A small silhouette stood framed in the light of the small door leading out. Tentatively it stepped further indoors, a curious look on its face, its snout inquisitive, twitching at our smells. I’ve always found pigs cute, something about their rotund faces and their abrupt flat snouts makes me all soft inside. But this shadow was different from any pig I’d ever seen.
It was the size of a bandicoot but infinitely more elegant, slim tapered legs supported a streamlined conical flask shaped body. A narrow head and tiny triangular ears led back through bristly streamed hair to wide hips and a stumpy little wagging tail. It emerged from the shadows and approached us sniffing and snuffling suddenly letting out a resounding sneeze. Scared by its own echoing volume it scampered off out through the open gate back into its safe nest.
We moved from enclosure to enclosure marvelling at the hogs’ small thatched huts, their inquisitive noses eagerly nuzzling the mud with their tiny tusks searching for tubers and insects; all the while Lee and Goutham discussed technicalities, I would never have questioned or considered. How the males respond the their young, how to close off grassy patches to maintain a constant supply of thatch and many more. The hogs to their credit, played their part, posing stylishly amidst the thin tall grass, clambering over each other, scrambling away if we got too close.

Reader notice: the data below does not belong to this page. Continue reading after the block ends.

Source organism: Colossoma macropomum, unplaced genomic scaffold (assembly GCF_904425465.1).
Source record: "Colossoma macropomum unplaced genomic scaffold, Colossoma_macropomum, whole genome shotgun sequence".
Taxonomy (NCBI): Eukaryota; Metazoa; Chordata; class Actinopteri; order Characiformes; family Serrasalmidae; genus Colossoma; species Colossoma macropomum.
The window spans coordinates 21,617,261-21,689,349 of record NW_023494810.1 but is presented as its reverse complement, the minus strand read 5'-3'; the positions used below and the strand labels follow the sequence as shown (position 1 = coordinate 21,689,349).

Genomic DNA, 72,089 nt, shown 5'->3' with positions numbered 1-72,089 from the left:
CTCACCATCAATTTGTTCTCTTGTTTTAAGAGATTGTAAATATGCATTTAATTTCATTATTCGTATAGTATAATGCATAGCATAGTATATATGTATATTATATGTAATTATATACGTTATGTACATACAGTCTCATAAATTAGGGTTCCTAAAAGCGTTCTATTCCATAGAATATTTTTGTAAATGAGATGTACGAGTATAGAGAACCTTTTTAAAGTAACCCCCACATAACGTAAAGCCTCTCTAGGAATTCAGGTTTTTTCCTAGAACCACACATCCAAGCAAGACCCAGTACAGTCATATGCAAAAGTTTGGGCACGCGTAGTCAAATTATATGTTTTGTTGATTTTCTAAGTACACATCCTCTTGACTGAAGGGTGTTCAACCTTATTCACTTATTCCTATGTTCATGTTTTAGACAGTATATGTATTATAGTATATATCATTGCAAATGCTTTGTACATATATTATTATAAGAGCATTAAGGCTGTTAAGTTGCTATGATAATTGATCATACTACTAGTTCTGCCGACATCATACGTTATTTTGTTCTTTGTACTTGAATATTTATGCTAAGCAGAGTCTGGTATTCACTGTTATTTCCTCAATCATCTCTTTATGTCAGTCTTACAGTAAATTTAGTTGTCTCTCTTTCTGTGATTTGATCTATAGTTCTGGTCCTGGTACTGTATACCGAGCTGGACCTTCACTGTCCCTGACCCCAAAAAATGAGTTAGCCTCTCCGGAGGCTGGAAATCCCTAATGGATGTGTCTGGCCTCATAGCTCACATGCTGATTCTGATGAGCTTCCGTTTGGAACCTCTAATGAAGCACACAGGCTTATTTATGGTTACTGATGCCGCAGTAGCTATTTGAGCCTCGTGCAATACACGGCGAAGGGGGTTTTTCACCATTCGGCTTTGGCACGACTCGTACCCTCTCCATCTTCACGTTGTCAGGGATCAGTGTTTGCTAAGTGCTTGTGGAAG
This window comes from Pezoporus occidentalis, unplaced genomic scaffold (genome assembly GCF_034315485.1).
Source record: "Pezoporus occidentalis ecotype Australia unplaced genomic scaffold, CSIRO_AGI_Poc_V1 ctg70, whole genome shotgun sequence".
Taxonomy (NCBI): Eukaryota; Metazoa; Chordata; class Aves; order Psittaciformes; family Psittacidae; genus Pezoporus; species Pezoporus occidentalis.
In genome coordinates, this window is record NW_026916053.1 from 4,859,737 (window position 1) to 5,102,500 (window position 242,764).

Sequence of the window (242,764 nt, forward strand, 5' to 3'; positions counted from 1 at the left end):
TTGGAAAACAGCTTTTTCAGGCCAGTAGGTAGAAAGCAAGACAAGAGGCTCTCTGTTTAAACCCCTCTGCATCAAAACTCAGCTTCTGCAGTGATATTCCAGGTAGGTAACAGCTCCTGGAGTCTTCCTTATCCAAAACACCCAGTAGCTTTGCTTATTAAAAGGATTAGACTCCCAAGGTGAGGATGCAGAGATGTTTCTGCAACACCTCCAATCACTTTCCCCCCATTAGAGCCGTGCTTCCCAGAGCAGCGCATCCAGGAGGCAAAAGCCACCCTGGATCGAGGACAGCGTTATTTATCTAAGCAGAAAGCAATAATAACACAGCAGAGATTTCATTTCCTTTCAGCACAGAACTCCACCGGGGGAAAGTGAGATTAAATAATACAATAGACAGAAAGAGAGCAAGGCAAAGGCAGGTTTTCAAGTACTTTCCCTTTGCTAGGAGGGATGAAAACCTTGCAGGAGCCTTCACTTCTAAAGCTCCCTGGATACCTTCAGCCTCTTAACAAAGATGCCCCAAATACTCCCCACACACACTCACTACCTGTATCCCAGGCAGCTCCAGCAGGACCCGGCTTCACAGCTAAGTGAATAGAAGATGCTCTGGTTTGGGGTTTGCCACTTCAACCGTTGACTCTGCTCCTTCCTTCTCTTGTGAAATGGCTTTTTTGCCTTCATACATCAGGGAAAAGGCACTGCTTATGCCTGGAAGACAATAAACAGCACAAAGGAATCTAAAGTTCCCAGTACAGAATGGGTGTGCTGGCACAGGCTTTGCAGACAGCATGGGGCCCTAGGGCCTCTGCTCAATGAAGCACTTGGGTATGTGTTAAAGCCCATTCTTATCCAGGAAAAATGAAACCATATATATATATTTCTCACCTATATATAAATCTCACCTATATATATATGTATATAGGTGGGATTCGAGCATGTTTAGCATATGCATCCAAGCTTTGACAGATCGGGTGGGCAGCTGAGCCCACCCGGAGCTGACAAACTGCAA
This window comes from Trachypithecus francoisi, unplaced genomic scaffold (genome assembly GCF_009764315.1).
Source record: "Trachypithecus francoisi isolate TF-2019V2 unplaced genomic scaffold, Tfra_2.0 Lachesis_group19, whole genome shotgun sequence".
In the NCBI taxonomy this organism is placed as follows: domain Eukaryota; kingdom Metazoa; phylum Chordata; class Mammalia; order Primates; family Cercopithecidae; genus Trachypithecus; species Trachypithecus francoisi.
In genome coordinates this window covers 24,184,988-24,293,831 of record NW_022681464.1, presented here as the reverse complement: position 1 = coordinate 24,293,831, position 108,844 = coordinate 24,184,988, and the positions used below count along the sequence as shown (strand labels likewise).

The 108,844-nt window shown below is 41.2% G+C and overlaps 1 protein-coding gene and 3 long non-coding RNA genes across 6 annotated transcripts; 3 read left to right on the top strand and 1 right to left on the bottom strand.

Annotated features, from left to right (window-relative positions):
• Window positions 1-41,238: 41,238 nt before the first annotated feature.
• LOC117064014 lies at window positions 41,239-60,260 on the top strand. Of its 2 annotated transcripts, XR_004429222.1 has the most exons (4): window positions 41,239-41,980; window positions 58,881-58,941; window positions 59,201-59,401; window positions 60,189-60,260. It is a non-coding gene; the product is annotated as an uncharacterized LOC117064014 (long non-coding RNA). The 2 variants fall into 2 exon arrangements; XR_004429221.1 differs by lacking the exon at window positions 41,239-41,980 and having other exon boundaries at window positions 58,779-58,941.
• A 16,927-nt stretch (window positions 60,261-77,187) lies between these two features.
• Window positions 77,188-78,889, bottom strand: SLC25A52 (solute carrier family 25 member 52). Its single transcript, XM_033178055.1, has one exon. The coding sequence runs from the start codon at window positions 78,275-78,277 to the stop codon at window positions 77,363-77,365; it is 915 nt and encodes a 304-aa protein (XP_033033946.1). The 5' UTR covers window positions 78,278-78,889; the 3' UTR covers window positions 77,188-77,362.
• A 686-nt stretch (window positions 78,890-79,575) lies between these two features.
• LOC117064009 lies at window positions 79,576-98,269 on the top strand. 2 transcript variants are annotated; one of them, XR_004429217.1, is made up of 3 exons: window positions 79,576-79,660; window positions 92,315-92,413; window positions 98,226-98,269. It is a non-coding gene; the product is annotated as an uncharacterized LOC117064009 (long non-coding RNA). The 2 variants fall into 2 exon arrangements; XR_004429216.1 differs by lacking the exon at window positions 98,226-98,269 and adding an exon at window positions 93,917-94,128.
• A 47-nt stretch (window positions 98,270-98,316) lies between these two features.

“So why the potassium permanganate?”, I asked, trying to sound intelligent.
“They are susceptible to human parasites and mites. So, we have to keep the area clean.”
I nodded thoughtfully, almost turning away but Goutham continued – “But that is also a problem. Every time we have to capture them, it’s a big problem.”
The group gathered around him, anticipating tales of the jungle fraught with danger and drama. Goutham did not disappoint.
“First, we arrange for the elephants…”, he said, pausing for impact.
Elephants for these hogs, I thought, staring at one of the hogs that was lazily scratching their bulging belly on a short step. Even the largest one would easily fit into a medium sized purse; elephants, I thought again.
“Ten to twelve elephants,” he continued, smiling at the awe on our faces.
“So, we spread the nets on one side of the field and post men at regular intervals. And then march the elephants from the other side, beating drums, making noise. The scared hogs run into the nets where the men jump on them and grab them, I have a video, I’ll show it to you.”
“Why jump on them?”
“They’re fast and squirmy, they kick out and tear the net and escape under it, unless we jump on them and wrestle them into a sack.”
I smiled at the thought of a man wrestling in the undergrowth with a pygmy hog kicking out at him, the accomplice elephants trumpeting dramatically in the background.
“After we capture them, we have to deworm and delouse them. this is another problem.”
We leaned closer, captured hook, line and sinker by this bizarre eccentric tale.
“You see, the pygmy hog is the only host of an endangered species of louse, the pygmy hog louse, Haematopinus oliveri, named after William Oliver”, he finished with a flourish as we groaned inwardly at the cruel tricks of nature.
“We delouse some of them and not the others, ensuring the louse has at least some hogs to live on.” Dr Goutham said as he strolled away.
I stared at the diminutive wild pig strolling nonchalantly through the thatched grass, not a care in the world and then at the man walking away, the weight of their future heavy on his shoulders, hope radiant on his face.